- The volatility of the global energy market has forced consuming countries worldwide to take a serious look at the skyrocketing cost and its impact on their economies, and to plan and implement strategies aimed at reducing their dependence on fossil fuel.
- The Government, which is also feeling the effects of the cost of imported oil, has stepped up its effort to raise public awareness and plan strategies for the use of alternative energy, particularly renewable energy.
- Included in the strategies are the launching of the country’s first National Energy Policy; setting the stage for the introduction of Liquefied Natural Gas (LNG); promoting the use of solar energy and expanding wind farms.
The volatility of the global energy market has forced consuming countries worldwide to take a serious look at the skyrocketing cost and its impact on their economies, and to plan and implement strategies aimed at reducing their dependence on fossil fuel.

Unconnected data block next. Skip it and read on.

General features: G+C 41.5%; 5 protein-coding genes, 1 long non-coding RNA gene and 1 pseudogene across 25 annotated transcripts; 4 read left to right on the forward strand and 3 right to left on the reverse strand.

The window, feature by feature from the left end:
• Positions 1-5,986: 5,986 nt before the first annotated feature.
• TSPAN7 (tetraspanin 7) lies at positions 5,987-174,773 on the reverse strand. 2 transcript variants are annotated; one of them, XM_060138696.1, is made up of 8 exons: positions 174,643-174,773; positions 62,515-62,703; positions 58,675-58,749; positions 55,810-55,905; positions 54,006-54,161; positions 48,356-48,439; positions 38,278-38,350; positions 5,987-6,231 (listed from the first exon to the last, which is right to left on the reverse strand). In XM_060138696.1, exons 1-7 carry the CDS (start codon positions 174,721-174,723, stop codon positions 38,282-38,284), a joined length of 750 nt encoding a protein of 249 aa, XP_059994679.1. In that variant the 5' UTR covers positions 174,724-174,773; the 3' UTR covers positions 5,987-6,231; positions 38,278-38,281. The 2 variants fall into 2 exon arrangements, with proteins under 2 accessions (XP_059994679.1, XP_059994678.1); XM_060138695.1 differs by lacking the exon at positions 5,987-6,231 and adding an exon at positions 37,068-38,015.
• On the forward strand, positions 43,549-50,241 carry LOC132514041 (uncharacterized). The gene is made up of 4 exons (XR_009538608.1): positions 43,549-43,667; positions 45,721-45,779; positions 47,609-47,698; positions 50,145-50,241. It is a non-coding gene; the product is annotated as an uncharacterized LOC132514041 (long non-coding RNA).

The Government, which is also feeling the effects of the cost of imported oil, has stepped up its effort to raise public awareness and plan strategies for the use of alternative energy, particularly renewable energy.
Included in the strategies are the launching of the country’s first National Energy Policy; setting the stage for the introduction of Liquefied Natural Gas (LNG); promoting the use of solar energy and expanding wind farms.
There has also been an islandwide series of community and stakeholder workshops put on by the Petroleum Corporation of Jamaica (PCJ).
At the February 2011 launch of the workshops, Chief Technical Director at the PCJ, Earl Green, explained that the objectives were to promote energy efficiency; and the utilisation of energy efficient equipment, gadgets, systems and programmes in Jamaica.
Meanwhile, newly appointed Minister of Energy and Mining, Hon. Clive Mullings, is calling on Jamaicans to be more knowledgeable about energy consumption in their households, in their daily travels and at the workplace. In so doing, householders will be able to control what they spend monthly to meet their domestic energy needs.